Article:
Writing Practice and The Muse Who is Always There
Writing Leap #40 Writers Who Read Poetry
Take a moment away from your writing time, find a comfy place to sit, open a poetry collection and read a poem at random. Breathe in the poetic lushness of the phrases, the evocative images and the essence of the words that open up to a larger universe. Close your eyes for a moment and let it all swirl around inside. Then read it once more, to be enchanted all over again with what words can do.
The poet is the writer’s muse, no matter your genre. A poem can show us how to cluster words together so they say what we mean, a lightning bolt from writer to reader.
I read this poem from time to time. It kind of haunts me. The perfect word in a perfect phrase is a lovely thing.
Picking Blueberries, by Mary Oliver New and Selected Poems, 1992
Once, in summer
in the blueberries
I fell asleep, and woke
when a deer stumbled against me.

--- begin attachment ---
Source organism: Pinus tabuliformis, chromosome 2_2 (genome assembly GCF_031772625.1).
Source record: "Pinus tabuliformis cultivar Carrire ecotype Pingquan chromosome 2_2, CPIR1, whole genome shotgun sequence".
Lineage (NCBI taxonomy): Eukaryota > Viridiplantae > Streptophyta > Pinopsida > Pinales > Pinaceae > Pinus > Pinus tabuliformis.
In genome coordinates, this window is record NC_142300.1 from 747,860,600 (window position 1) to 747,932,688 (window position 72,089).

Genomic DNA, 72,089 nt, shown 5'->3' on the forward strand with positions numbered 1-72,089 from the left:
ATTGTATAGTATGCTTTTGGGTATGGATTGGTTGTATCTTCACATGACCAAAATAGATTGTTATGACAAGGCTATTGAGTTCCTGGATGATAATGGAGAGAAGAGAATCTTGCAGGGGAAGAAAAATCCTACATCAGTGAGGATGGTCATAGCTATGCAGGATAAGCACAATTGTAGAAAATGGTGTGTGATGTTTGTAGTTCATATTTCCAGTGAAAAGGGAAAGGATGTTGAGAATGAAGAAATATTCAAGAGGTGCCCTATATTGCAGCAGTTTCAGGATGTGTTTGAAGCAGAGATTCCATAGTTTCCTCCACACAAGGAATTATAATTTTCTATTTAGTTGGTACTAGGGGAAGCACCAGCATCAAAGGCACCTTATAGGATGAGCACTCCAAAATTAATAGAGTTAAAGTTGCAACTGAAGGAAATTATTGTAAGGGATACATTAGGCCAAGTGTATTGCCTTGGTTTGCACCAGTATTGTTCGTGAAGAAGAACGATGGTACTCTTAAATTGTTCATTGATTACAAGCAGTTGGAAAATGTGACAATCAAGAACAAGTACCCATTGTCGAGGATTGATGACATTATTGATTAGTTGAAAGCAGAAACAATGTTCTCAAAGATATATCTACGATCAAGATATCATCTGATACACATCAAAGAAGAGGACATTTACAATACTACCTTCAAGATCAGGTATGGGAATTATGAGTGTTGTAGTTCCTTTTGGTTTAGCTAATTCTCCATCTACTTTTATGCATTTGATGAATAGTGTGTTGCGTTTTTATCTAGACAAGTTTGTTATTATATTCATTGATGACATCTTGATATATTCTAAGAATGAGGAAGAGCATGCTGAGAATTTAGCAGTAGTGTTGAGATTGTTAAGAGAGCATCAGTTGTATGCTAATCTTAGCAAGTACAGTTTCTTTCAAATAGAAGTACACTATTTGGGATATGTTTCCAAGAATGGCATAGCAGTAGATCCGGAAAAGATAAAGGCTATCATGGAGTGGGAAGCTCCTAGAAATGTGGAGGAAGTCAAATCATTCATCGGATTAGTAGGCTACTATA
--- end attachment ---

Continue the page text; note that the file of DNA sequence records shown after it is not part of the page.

she was so busy with her own happiness
she had grown careless
and was just wandering along
to the wind as she leaned down
to lip up the sweetness.
So, there we were
with nothing between us
but a few leaves, and the wind’s
backed away finally
and flung up her white tail
and went floating off toward the trees—
but the moment before she did that
was so wide and deep
it has lasted to this day.
I’m stopping at these last three lines (there is more to the poem) because they are the ones that linger for me and the ones that have often affected my thought processes as I’m writing.
Happy Writing all you Wonderful Writers out there!
LINKING THE ARTS
A Visual of the deer/blueberry experience
A Good Phrase:
the expanded moment